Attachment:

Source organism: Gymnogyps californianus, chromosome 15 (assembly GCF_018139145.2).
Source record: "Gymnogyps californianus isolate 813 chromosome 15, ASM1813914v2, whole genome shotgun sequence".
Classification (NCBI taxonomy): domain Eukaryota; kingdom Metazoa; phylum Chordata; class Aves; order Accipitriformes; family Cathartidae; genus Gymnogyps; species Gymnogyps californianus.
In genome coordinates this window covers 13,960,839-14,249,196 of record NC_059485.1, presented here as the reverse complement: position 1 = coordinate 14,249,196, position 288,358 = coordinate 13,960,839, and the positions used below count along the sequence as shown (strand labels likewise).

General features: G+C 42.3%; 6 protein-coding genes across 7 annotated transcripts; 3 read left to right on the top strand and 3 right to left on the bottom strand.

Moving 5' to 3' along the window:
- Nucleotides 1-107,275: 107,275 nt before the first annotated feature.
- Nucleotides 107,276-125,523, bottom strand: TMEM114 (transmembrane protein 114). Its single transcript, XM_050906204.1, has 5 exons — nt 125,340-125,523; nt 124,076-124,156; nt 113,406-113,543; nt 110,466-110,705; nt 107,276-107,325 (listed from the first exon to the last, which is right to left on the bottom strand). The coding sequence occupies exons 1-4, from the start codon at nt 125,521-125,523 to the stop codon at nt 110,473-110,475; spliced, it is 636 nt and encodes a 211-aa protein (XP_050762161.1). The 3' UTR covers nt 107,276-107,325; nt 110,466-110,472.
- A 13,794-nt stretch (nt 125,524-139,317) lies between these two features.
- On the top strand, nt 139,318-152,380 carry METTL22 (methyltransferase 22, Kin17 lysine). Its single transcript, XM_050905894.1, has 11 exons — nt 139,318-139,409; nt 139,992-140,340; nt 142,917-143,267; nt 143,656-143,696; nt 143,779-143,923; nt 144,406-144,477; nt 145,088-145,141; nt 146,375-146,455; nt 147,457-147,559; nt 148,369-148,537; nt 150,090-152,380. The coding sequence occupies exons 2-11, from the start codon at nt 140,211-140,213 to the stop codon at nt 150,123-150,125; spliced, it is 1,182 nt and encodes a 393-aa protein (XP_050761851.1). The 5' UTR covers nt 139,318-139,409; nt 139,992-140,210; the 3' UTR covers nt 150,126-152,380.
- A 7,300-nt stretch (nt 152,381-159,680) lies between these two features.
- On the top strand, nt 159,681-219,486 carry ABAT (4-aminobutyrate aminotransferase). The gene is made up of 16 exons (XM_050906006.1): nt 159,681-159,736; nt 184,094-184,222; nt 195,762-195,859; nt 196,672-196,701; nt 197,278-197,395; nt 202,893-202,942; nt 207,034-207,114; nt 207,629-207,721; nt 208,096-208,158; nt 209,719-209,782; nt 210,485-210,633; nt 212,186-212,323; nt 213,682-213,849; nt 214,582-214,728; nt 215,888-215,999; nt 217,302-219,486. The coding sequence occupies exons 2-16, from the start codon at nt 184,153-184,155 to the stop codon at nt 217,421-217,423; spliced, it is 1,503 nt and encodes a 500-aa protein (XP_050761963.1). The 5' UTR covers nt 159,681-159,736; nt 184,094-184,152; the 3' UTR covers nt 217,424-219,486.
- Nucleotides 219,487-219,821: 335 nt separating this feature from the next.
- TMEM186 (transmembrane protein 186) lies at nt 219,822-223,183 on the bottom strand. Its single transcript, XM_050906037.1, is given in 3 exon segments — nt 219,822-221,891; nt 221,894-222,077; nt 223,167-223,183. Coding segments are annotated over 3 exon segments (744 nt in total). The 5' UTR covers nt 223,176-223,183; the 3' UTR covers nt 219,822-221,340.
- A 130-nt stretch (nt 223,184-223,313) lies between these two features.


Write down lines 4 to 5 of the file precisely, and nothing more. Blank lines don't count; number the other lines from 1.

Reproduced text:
In genome coordinates this window covers 13,960,839-14,249,196 of record NC_059485.1, presented here as the reverse complement: position 1 = coordinate 14,249,196, position 288,358 = coordinate 13,960,839, and the positions used below count along the sequence as shown (strand labels likewise).

General features: G+C 42.3%; 6 protein-coding genes across 7 annotated transcripts; 3 read left to right on the top strand and 3 right to left on the bottom strand.